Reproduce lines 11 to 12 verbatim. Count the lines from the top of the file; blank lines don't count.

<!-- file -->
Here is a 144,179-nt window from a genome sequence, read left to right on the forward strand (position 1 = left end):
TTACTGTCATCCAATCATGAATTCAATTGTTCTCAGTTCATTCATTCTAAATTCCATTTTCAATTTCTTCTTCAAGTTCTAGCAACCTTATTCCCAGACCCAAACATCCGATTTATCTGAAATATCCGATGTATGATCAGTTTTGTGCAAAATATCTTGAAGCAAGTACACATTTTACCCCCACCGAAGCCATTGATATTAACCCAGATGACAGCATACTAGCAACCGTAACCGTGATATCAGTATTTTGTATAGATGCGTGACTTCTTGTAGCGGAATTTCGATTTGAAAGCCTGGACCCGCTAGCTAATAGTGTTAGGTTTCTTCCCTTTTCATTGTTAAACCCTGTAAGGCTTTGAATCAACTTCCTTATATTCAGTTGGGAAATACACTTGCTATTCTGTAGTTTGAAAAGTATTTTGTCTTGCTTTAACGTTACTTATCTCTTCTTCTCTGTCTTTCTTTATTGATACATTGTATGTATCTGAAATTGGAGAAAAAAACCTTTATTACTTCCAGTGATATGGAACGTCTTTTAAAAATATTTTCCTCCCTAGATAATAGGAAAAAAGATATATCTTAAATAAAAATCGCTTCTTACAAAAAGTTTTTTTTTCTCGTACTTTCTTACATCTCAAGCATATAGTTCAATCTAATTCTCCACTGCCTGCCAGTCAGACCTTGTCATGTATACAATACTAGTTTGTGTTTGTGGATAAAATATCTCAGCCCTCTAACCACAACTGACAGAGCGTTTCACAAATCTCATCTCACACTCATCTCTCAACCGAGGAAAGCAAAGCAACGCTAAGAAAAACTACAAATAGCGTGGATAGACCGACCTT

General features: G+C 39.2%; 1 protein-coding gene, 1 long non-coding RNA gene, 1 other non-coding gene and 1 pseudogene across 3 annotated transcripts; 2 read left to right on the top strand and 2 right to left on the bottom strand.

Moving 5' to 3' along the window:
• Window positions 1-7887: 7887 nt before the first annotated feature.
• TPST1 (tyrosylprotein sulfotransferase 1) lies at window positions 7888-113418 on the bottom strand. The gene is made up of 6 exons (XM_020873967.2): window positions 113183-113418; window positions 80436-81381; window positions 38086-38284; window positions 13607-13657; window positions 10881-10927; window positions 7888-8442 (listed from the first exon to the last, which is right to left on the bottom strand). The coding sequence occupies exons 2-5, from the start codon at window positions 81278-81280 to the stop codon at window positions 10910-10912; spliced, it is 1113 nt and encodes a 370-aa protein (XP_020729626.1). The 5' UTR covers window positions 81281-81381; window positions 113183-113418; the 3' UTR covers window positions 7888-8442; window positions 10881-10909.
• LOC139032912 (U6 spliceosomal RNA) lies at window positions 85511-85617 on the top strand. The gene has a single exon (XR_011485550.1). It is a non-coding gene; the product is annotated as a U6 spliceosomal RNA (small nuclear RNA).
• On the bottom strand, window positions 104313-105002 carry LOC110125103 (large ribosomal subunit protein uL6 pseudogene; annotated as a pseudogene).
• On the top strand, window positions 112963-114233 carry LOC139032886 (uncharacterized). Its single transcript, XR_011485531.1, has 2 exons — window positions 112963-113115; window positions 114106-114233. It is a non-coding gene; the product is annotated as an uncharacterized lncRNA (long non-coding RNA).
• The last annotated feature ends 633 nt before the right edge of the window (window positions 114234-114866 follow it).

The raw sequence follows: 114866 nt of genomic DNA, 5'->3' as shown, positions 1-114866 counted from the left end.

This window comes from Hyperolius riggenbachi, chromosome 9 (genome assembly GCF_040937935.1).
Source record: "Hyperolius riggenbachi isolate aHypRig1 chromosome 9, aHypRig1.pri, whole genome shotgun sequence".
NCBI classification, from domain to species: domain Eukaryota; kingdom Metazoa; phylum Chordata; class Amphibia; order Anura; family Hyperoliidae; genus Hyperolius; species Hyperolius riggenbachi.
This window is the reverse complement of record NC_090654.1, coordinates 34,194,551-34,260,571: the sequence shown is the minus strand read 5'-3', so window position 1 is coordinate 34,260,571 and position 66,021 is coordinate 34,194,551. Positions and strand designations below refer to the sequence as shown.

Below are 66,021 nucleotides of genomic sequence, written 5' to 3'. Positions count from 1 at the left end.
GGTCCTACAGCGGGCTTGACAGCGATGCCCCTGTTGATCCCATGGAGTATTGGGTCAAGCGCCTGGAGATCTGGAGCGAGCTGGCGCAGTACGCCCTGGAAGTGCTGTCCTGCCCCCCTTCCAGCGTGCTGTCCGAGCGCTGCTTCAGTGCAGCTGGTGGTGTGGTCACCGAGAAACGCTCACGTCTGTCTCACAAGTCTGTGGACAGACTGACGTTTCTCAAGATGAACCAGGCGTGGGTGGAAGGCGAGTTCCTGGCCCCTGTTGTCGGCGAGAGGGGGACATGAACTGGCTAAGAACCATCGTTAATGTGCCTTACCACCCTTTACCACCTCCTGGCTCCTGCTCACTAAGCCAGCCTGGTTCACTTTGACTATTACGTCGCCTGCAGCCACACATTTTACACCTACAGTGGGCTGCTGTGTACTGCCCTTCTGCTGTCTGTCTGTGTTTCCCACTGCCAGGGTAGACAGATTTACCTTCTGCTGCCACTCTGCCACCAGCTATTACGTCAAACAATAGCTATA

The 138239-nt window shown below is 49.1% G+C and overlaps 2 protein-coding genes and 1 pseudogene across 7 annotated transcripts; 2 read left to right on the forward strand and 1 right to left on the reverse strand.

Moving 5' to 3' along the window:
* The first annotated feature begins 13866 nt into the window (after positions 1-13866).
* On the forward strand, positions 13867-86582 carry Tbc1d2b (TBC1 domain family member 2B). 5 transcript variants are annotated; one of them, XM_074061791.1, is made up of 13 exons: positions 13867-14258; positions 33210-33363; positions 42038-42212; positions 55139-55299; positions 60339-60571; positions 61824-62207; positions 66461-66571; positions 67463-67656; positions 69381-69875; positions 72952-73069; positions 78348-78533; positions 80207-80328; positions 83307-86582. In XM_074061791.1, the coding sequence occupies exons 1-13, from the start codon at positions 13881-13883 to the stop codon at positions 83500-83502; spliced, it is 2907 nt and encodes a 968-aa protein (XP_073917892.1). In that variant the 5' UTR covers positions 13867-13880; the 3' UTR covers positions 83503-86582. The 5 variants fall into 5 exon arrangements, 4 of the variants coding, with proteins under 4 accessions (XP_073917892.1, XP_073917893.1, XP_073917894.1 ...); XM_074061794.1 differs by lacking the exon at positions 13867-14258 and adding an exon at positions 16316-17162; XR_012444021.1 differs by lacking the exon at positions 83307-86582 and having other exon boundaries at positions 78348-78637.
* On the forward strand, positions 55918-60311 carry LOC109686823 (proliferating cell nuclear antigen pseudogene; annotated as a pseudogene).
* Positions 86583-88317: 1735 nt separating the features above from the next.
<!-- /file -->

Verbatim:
The raw sequence follows: 114866 nt of genomic DNA, 5'->3' as shown, positions 1-114866 counted from the left end.

This window comes from Hyperolius riggenbachi, chromosome 9 (genome assembly GCF_040937935.1).